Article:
A long time ago, when I was an apprentice dog trainer, teaching beginners and working in the advanced class with my own dog, I got nervous one evening when I it was time for me to call my dog to come and called out the wrong command.  My dog, a Golden Retriever named Oliver whom I subsequently named my business after, did what I meant, not what I said.  This made me wonder, and wondering about things dogs did was how I learned much of what I learned about dogs.  What if I gave a hand signal and a voice command and they didn’t match.  What would Oliver do?  So I did.  And he did both things.  Faced with something (a) he could perceive was incorrect or (b) had a double meaning, he improvised, making a confusing situation turn out well.

Service dogs improvise all the time.  Because they are taken to places where pet dogs are not allowed, they are faced with dog-unfriendly scenarios. There’s no place for them to be, the only way out is an escalator or moving sidewalk, there’s a slick floor, a trembling floor (on the plane), spilled popcorn within reach.  What’s a dog to do?  Improvise.  They also improvise when their partner is in trouble somehow in a way they’ve never seen or, even more amazing, when someone else is in trouble nearby and they elect to offer a fix.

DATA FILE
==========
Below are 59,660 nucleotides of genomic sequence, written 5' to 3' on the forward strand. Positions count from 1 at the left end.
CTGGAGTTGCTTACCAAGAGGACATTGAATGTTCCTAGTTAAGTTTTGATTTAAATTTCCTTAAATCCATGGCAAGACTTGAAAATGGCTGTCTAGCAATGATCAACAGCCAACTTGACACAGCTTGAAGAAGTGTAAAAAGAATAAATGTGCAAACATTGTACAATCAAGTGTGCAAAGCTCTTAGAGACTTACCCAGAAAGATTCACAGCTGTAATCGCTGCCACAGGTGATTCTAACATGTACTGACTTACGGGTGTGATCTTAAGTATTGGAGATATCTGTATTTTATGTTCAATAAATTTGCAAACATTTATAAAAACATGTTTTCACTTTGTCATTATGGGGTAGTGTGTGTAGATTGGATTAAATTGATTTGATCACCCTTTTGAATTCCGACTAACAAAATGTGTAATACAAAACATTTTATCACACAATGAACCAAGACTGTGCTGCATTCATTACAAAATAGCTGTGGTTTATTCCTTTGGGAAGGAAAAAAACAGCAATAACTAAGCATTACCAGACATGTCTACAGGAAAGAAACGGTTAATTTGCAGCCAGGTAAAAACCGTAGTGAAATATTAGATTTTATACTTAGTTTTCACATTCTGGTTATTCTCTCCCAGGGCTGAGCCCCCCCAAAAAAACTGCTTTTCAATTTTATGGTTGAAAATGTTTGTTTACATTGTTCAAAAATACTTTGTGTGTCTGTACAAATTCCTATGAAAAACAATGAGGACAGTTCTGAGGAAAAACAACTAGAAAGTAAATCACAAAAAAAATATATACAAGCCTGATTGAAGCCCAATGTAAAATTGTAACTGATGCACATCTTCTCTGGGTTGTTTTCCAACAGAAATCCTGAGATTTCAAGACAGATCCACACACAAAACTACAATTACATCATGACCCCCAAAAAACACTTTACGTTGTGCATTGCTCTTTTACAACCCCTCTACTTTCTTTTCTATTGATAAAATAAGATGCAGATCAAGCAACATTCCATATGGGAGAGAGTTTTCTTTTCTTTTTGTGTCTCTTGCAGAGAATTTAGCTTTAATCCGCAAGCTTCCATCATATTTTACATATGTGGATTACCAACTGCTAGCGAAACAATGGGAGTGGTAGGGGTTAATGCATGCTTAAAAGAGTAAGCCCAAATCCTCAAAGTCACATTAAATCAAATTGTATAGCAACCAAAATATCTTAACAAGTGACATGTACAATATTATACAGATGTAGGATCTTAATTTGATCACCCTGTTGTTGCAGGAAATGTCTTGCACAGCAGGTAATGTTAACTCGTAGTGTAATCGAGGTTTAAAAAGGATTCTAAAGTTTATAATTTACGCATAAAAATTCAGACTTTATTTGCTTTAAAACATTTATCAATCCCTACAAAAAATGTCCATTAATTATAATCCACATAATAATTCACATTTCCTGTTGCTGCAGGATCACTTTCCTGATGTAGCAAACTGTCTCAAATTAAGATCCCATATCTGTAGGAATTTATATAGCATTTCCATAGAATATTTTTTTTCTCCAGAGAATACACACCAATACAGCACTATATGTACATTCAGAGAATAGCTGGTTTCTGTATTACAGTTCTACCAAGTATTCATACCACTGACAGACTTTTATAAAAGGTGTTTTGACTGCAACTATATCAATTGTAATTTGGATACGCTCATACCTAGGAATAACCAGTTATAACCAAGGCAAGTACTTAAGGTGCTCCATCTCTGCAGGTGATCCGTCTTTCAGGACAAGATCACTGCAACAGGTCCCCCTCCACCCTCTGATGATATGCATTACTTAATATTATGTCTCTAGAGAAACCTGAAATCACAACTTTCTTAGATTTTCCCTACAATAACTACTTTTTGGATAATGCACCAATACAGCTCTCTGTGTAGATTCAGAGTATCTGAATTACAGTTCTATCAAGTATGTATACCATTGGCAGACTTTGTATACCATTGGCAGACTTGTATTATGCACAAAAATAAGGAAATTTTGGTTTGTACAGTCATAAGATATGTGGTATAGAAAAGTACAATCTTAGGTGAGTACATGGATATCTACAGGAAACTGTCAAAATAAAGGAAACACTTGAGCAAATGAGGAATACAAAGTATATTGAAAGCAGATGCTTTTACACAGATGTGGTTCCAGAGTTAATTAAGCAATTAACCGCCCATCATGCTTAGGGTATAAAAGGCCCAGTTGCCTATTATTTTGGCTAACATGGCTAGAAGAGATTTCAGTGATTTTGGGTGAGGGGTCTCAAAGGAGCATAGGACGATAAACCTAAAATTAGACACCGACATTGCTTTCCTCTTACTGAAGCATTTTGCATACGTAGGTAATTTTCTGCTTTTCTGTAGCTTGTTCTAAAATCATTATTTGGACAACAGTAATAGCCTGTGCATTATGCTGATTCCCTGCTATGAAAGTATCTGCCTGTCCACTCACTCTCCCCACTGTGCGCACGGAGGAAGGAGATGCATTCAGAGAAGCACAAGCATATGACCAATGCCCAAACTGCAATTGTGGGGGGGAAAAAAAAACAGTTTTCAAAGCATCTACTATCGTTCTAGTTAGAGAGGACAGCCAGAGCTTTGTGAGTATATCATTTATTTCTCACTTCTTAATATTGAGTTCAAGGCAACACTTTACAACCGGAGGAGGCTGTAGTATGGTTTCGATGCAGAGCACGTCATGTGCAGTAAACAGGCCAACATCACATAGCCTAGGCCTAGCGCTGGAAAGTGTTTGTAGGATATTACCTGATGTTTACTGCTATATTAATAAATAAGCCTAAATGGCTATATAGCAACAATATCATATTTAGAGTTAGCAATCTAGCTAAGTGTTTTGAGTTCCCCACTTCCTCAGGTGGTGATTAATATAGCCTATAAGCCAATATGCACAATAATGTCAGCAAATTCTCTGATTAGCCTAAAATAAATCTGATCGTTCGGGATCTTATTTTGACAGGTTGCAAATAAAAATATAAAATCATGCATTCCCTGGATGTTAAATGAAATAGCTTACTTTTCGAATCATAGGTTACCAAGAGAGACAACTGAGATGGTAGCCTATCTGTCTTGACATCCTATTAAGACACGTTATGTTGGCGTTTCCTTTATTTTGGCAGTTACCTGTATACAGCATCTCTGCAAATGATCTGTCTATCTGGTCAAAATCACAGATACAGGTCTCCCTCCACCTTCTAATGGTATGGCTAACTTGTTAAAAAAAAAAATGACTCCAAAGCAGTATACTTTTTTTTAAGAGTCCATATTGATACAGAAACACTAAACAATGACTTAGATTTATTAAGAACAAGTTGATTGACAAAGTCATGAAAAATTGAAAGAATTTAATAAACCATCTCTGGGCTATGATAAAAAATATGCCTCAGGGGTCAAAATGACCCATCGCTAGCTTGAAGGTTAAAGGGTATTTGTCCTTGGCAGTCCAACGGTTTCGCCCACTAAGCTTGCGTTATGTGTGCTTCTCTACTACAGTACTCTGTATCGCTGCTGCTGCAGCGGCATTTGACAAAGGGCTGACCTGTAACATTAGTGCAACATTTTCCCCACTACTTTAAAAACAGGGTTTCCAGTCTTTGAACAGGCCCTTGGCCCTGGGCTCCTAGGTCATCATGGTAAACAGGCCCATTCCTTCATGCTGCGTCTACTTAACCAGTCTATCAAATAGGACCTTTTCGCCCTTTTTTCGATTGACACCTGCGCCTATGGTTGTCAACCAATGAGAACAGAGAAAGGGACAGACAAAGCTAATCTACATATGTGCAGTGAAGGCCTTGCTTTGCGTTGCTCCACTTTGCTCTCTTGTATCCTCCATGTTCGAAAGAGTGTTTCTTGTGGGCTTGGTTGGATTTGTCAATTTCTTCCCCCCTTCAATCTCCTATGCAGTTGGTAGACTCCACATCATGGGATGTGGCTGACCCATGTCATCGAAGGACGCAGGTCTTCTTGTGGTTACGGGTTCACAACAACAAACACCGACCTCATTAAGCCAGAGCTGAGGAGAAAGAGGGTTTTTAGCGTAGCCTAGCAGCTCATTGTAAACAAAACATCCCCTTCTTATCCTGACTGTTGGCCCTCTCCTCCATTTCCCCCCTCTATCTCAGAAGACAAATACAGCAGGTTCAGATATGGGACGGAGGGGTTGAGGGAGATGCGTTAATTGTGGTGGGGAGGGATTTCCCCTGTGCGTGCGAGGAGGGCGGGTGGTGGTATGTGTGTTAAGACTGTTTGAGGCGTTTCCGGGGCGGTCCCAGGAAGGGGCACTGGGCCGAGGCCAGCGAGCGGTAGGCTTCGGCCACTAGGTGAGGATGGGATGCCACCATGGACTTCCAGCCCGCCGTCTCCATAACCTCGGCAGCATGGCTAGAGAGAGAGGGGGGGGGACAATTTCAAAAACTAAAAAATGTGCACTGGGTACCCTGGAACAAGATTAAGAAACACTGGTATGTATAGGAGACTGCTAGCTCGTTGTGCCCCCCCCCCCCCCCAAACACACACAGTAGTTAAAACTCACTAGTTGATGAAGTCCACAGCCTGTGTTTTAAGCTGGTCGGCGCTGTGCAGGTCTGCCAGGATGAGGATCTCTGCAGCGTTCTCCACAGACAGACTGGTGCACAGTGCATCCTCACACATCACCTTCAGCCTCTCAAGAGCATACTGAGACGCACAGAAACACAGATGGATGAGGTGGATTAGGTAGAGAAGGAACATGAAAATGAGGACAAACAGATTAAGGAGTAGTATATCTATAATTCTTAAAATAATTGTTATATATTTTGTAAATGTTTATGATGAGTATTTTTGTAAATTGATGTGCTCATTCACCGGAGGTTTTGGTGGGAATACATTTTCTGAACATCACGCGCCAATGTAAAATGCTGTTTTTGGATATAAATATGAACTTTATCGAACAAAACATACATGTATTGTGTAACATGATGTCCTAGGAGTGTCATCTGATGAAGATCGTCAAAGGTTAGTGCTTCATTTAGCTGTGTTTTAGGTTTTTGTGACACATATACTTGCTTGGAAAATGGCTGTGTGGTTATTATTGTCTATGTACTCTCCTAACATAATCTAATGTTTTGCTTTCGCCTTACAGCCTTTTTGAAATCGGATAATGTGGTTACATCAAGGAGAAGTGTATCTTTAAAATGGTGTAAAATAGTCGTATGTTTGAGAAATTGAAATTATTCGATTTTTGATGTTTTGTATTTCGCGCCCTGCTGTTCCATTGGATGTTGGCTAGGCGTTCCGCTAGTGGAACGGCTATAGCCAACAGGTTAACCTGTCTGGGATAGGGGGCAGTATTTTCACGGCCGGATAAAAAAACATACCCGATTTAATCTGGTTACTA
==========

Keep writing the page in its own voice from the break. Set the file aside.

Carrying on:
My first service dog, Dexter, understood that sometimes I was in pain and that he could gracefully and quietly help out, which he did, carving out yet another way dogs could help their humans, by improvising.

EPSON MFP image

Pet dogs, too, like Oliver before he became a pro, will improvise.  They’ll tweak the rules of a game to make it more interesting.  They’ll crack jokes. They’ll offer help in a way they never have before.  If you pay attention, you’ll be surprised by how smart your dog is, how very, very smart, and by how much he can figure out about the world you share.

 

 

 

Advertisements